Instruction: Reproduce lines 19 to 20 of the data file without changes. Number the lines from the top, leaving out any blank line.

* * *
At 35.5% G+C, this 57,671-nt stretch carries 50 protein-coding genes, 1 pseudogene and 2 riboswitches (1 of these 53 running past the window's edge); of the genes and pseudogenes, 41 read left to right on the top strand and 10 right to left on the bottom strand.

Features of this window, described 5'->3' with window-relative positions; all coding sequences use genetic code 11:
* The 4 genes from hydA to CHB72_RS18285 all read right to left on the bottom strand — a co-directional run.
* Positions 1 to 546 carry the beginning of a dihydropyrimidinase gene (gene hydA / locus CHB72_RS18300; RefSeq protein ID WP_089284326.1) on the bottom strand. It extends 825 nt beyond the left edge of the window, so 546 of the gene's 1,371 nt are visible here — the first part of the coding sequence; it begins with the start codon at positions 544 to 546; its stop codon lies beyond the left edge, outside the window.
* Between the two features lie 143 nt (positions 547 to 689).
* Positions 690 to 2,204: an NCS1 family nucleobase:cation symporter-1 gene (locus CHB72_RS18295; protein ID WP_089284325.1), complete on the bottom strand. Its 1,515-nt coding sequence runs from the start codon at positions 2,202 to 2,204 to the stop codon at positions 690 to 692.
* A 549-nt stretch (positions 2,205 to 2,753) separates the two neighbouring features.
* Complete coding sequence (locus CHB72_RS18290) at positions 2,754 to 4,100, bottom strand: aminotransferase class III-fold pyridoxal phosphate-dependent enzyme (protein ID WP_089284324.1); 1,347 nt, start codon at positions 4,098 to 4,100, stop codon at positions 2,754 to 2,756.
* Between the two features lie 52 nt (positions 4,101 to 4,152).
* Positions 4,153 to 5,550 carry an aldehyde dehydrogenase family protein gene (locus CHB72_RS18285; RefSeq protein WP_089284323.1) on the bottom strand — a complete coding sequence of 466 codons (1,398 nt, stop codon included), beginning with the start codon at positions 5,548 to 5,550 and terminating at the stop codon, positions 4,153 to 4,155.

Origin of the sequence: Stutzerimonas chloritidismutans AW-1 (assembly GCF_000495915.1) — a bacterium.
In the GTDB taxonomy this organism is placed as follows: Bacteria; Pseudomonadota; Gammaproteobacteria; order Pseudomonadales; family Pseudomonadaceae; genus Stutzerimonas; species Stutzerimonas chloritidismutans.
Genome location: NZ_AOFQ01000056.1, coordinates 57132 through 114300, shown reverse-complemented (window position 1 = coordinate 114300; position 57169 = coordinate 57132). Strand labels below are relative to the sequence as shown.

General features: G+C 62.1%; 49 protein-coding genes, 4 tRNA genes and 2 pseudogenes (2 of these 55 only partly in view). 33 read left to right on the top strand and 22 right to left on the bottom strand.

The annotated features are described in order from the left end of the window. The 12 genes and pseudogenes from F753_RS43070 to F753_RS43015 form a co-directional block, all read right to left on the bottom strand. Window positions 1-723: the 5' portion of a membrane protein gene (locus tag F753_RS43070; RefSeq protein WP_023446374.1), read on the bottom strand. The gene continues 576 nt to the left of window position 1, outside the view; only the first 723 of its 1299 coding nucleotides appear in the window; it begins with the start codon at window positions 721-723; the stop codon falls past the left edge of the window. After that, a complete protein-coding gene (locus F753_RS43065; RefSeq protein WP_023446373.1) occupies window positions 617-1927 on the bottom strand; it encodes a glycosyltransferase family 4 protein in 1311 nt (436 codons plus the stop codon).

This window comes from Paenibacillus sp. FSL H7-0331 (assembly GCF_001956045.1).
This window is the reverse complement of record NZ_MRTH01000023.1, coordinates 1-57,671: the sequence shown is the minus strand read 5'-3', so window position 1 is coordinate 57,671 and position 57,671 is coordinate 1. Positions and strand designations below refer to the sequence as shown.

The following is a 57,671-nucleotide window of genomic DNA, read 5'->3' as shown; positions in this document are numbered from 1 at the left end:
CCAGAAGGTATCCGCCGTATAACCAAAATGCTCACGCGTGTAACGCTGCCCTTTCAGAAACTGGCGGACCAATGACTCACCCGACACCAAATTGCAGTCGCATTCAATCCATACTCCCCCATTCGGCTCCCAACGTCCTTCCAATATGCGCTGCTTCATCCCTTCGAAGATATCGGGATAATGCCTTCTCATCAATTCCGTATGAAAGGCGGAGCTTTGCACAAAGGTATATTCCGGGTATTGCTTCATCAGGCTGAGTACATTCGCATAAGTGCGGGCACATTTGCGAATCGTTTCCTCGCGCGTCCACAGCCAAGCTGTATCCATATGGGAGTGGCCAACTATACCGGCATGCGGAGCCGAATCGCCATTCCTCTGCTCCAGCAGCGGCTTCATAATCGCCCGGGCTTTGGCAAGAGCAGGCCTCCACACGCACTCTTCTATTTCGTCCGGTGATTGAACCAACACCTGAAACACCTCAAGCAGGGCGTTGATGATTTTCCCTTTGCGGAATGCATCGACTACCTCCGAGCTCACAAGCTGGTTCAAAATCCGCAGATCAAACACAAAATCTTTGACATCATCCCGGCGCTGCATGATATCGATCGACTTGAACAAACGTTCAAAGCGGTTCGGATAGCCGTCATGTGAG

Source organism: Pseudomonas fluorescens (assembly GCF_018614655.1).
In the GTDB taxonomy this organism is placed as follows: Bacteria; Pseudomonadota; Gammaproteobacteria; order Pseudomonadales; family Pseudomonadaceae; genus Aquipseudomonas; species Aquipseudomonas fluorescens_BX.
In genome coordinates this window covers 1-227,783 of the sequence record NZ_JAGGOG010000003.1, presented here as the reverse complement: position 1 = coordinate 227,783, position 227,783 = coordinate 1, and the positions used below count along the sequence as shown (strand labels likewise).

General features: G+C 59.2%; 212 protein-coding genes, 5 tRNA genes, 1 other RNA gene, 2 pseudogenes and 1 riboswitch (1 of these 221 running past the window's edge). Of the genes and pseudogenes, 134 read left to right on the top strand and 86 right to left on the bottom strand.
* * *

CCAGAAGGTATCCGCCGTATAACCAAAATGCTCACGCGTGTAACGCTGCCCTTTCAGAAACTGGCGGACCAATGACTCACCCGACACCAAATTGCAGTCGCATTCAATCCATACTCCCCCATTCGGCTCCCAACGTCCTTCCAATATGCGCTGCTTCATCCCTTCGAAGATATCGGGATAATGCCTTCTCATCAATTCCGTATGAAAGGCGGAGCTTTGCACAAAGGTATATTCCGGGTATTGCTTCATCAGGCTGAGTACATTCGCATAAGTGCGGGCACATTTGCGAATCGTTTCCTCGCGCGTCCACAGCCAAGCTGTATCCATATGGGAGTGGCCAACTATACCGGCATGCGGAGCCGAATCGCCATTCCTCTGCTCCAGCAGCGGCTTCATAATCGCCCGGGCTTTGGCAAGAGCAGGCCTCCACACGCACTCTTCTATTTCGTCCGGTGATTGAACCAACACCTGAAACACCTCAAGCAGGGCGTTGATGATTTTCCCTTTGCGGAATGCATCGACTACCTCCGAGCTCACAAGCTGGTTCAAAATCCGCAGATCAAACACAAAATCTTTGACATCATCCCGGCGCTGCATGATATCGATCGACTTGAACAAACGTTCAAAGCGGTTCGGATAGCCGTCATGTGAG

Source organism: Pseudomonas fluorescens (assembly GCF_018614655.1).